Full disclosure; I know Jesse Mariut, co-director and writer; he’s a Sac-town local who I’ve had the privilege of spending time with at various local charity events and he has been nice enough to share some fine cigars with me.
Found on Amazon, Itunes, and coming soon to more platforms including Google Play, “Hand Rolled: A film about cigars,” is an inside look at both the history of the industry and where it stands today, including looming threats on the horizon from the U.S. government as its’ ongoing war on tobacco and freedom of choice continues. Throughout the 90 minute documentary, narrated by the spectacular Peter Weller, everyone that has ever mattered in the cigar world is interviewed. If you are a smoker of cigars, you will recognize every name that sits for the camera and shares the story of how Cuba and Castro destroyed the cigar industry, only to see it move first to Tampa and, eventually, to Nicaragua and the Dominican Republic, where it thrives today. No less than giants representing and/or from the actual families of Padron (the best cigars on the market in my opinion), Fuente, Davidoff, Rocky Patel, and many more dominate the narrative and tell their stories. Marvin Shanken, the man who founded Cigar Aficionado Magazine and is singularly credited with the resurgence of America’s love of premium cigars in the 1990’s, is featured and paid his due as well.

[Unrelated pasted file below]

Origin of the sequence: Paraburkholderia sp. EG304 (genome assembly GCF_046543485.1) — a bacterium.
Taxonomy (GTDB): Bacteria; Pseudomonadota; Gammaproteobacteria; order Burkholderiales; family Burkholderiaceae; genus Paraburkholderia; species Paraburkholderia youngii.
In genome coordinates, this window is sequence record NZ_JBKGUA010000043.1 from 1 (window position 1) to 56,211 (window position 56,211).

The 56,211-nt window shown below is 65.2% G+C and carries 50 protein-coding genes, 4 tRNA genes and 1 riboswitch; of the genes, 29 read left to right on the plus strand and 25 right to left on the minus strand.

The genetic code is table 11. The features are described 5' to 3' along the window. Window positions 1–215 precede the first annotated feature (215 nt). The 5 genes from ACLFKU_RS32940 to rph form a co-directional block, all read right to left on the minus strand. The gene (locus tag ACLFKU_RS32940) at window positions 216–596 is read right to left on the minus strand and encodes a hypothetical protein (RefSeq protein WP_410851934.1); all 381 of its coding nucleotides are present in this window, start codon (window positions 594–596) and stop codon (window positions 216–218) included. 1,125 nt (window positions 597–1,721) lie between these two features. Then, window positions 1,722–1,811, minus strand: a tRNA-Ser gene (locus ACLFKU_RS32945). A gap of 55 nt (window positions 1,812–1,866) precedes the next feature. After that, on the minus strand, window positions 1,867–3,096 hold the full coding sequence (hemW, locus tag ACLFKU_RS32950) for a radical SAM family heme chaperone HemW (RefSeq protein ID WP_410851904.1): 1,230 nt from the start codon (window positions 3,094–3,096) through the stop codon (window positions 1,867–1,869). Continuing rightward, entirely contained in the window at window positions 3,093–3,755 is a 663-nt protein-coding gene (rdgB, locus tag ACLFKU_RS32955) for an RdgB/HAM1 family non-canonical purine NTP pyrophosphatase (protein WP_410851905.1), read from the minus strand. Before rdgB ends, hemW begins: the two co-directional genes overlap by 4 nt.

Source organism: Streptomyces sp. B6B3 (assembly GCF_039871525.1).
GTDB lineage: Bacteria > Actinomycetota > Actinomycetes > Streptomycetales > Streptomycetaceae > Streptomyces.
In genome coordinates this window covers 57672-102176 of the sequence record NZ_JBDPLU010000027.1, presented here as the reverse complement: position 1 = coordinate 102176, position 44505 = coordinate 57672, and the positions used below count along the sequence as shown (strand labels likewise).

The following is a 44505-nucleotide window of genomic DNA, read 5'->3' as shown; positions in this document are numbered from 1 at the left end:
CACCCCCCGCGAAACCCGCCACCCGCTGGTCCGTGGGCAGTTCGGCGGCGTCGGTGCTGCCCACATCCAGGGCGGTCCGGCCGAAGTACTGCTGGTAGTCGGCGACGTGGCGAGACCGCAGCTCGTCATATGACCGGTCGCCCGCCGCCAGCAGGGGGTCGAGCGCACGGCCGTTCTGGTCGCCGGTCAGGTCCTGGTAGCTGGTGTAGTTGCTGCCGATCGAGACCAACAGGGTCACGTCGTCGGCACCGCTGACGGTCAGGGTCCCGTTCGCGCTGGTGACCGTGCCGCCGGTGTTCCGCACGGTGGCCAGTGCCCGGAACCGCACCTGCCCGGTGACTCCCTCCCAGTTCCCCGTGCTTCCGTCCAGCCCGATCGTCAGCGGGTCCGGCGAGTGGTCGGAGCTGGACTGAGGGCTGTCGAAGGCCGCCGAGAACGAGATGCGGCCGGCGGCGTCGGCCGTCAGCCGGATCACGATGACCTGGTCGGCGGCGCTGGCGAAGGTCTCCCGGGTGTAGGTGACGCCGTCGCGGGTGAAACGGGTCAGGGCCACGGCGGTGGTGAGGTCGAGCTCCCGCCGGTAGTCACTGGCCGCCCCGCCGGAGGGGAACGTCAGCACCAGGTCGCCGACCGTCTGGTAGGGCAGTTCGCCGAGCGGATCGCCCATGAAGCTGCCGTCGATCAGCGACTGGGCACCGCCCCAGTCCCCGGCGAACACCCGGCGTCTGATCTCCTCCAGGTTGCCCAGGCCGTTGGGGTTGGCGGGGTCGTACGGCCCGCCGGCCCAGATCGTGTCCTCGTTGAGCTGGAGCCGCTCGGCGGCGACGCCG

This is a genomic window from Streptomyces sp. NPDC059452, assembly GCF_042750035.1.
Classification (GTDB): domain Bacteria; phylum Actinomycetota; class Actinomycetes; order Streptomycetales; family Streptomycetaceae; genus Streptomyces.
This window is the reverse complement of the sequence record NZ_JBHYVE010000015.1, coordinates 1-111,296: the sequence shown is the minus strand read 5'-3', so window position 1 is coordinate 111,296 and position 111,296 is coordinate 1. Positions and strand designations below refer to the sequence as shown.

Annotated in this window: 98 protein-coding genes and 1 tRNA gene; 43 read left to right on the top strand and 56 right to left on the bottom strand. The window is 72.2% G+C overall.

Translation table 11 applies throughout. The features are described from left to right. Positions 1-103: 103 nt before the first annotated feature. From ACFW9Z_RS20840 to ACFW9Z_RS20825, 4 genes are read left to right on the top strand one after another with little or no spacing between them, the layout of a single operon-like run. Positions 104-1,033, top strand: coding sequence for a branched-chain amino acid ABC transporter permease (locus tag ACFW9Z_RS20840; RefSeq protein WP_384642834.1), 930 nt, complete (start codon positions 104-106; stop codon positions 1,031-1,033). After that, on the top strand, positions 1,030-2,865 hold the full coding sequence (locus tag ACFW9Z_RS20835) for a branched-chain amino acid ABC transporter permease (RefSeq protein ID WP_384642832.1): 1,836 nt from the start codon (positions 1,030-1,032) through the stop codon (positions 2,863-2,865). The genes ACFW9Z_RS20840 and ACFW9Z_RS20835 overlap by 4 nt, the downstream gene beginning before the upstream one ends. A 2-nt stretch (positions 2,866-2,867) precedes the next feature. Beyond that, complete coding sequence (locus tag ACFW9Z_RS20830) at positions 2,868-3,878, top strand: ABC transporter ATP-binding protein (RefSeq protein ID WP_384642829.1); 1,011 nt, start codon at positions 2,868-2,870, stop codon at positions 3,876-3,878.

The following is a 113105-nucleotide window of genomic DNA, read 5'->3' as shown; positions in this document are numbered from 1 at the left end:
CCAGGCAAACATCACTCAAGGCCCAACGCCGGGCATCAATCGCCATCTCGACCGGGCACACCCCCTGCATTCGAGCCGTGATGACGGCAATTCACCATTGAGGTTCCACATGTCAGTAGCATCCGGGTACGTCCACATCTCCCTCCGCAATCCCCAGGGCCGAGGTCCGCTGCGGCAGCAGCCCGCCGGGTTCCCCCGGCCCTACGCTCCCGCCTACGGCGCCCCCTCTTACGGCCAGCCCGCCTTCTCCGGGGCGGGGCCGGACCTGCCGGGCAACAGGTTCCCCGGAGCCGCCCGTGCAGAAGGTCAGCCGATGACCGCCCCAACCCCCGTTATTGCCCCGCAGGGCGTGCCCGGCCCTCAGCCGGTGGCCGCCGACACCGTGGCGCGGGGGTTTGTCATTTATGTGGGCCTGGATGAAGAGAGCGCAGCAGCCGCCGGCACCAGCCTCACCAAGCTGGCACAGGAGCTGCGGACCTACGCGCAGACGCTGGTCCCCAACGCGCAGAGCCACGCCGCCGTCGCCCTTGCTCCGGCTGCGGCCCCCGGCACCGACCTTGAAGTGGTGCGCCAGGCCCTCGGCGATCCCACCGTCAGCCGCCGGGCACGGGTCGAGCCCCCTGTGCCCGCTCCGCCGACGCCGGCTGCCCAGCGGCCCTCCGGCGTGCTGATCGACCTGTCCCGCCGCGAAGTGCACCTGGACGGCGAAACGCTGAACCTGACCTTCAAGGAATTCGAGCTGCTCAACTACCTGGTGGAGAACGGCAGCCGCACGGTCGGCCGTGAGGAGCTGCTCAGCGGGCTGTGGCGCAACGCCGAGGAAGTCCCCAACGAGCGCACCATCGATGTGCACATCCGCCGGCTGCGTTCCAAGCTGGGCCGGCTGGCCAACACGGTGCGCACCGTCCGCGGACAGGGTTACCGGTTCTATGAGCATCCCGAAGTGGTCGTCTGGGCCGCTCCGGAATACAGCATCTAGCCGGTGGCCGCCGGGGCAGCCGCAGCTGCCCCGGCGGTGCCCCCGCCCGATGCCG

If you love cigars, know the cigar world, or have a desire to, the documentary is captivating and fascinating, and shows a side of what it truly takes to make the product most of us take for granted.
More than that, three things stuck out to me; this movie, whether it means to be or not, is an ode to Capitalism and all that is creates. Seeing how small towns in Latin America are thriving in ways never imagined solely as a result of the demand for premium cigars is beyond heartwarming. Secondly, the exposure of the FDA’s ongoing attempts to regulate and, to a large extent, destroy the cigar industry, all in the name of controlling peoples’ freedom is confronted directly and fairly. And, most importantly to me personally, the film affirms something I’ve said for 2 decades; if you meet someone who tells you that Cuban cigars are the best cigars in the world, you’ve met a cigar novice and ignoramous. The best of Cuba left long ago, and while a few greats remain, the greatest cigars in the world are made by hand by people realizing what they call the “American Dream,” in Nicaragua and the D.R.